Winter coop lighting, what do you use?

Discussion in 'Chicken Behaviors and Egglaying' started by gabbyscritters, Oct 31, 2011.

  1. gabbyscritters

    gabbyscritters Songster

    Mar 28, 2009
    fredonia, wi
    We have not used artificial lighting in the coop before but daughter wants to start hatching much earlier this year.
    What type of bulbs or lighting do you use?
    Standard or fluorescent bulbs, low if high watt, led Christmas rope lights?

    We have 3 winter coop with breeding pens, coops are all about 10x10.

  2. Schwartzfarmnc

    Schwartzfarmnc Songster

    May 28, 2010
    West Jefferson
    We had electricity installed when we built our coop so we use the standard 60 watt bulb and we have a timer that comes on at 5:45 and goes off a few hours later. We wanted the light not only for the possibility of more eggs but since it is so dark these days I felt they needed some extra light just to have it maybe so we won't have any depressed chickies [​IMG]
  3. mommissan

    mommissan Songster

    Jul 4, 2011
    I use a compact fluorescent. Less heat, brighter and less painful on the power bill. I'm wondering how an LED bulb would do.
  4. johnsons-r-us

    johnsons-r-us Chirping

    Jul 18, 2011
    Eudora, Kansas
    We just put in a fluorescent bulb. A couple of extra hours in the morning and at night. It seems to be doing the trick.

  5. mcjessen

    mcjessen Songster

    Mar 22, 2011
    Coeur d Alene ID
    I have a 13W energy efficient bulb that doesn't get hot. It's set on a timer to come on at 5:00 am, off at 8:00 am, on at 4:30 pm and off at 7:45 pm.
  6. MommyMagpie

    MommyMagpie Songster

    Jul 29, 2011
    Salem/Jarvisville, WV
    Our small coop came with a fixture and has a 40w regular bulb in it. There is an outlet in there so I ran a hanging mechanic's light over to the larger coop when we built that one. It has a 60w bulb because I didn't have a 40w. The timer comes on shortly after 5 am and goes off around 9. I will adjust after the time change this weekend.
  7. blondebarnbabe

    blondebarnbabe In the Brooder

    Oct 30, 2011
    New London, WI
    I was wondering the same thing about lighting. A chicken lady told me NOT to use those neat-O twisty energy saving light bulbs (florescence? not sure.) and that it was bad for my birds. Is that the concensus? Also: How bright should it be? I know with mares you need it to be bright enough to read a newspaper when you're trying to bring them into cycling... but for chickens?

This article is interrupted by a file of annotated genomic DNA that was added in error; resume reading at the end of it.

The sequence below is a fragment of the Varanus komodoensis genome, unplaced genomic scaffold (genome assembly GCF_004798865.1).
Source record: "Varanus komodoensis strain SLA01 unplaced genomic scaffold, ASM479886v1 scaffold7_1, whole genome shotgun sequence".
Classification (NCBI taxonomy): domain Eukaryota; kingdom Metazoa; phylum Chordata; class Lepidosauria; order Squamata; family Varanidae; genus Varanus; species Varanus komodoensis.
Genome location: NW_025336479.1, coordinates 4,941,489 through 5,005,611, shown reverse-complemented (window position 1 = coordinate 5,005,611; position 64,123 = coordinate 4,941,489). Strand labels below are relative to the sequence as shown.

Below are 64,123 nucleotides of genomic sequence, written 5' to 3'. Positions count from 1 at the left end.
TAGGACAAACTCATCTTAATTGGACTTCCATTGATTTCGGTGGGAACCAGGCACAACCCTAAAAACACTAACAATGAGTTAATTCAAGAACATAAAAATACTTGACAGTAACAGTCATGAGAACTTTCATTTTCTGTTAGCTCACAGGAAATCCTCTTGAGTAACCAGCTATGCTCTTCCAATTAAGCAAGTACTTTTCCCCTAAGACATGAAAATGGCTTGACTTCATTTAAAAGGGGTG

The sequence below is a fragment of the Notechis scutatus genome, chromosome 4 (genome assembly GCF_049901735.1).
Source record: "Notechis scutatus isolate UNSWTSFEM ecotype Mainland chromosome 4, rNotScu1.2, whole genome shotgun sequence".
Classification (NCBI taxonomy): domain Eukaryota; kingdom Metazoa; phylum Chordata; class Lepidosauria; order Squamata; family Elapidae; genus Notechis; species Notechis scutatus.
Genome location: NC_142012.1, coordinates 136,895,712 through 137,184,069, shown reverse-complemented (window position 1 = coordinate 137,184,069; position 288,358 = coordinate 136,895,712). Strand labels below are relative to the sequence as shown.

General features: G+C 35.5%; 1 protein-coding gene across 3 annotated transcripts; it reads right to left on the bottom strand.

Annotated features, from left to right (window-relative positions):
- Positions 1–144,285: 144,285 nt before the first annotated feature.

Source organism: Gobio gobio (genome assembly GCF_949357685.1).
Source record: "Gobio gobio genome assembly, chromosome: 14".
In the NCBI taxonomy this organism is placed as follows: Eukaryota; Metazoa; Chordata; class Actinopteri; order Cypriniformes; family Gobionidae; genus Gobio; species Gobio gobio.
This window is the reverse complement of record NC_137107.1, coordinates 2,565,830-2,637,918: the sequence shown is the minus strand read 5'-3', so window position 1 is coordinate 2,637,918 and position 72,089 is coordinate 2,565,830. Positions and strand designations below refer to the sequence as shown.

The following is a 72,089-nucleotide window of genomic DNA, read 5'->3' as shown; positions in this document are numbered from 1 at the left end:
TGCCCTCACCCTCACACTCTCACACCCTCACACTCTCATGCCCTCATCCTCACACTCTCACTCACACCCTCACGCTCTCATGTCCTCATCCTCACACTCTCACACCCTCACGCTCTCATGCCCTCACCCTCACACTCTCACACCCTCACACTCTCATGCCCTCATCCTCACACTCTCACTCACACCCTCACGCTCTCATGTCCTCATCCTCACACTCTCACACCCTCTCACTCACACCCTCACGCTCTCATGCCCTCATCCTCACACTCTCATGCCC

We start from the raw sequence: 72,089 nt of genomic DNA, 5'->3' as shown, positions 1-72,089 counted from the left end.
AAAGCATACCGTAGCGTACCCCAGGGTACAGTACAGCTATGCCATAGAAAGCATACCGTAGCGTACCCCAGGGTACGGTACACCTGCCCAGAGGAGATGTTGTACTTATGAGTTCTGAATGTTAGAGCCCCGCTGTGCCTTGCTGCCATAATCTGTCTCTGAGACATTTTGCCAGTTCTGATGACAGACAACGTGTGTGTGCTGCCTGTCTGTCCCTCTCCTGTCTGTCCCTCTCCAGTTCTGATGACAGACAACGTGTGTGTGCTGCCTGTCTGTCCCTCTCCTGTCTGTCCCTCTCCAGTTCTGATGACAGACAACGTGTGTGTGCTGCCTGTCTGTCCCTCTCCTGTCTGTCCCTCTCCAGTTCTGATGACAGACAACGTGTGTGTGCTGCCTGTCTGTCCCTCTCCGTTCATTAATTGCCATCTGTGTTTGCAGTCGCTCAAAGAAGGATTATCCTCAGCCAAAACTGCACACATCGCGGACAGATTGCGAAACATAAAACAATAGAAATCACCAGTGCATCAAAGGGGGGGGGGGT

8. JulieNKC

    JulieNKC Crowing

    Sep 25, 2010
    Kansas City
    I don't have electricity in my coop, and don't want to run extension cords out a hundred feet to the coop. I have a string on solar christmas lights in mine. It automatically comes on at dusk, gives enough light for the girls to see to get to bed, and for me to see that everyone's there when they're locked up for the night. I am going to buy another string that I will leave off in the evening, and turn on in the morning when they are let out.
  9. southerndesert

    southerndesert B & M Chicken Ranch

    Jun 17, 2011
    Morristown, AZ
    We use a standard 15 watt bulb in all our hen houses, standard bulb because the spectrum is right to help with egg laying and we were taught that you need the Yellows/Reds and not the Blue type (spectrum not bulb color)

    Now I am not any type expert, but was taught LED and some types florescent are not the proper spectrum to stimulate laying.

    Does anyone know for sure on this?

  10. mcjessen

    mcjessen Songster

    Mar 22, 2011
    Coeur d Alene ID
    Quote:Oooo, this would be interesting to know as well. I have one of those twisty bulbs in my coop and two of my three girls have stopped laying. For the life of me, I can't figure out why. It's very frustrating. If they don't lay in blue spectrum lighting this may be the reason. Although it wouldn't explain why by BA is still laying. Interesting....

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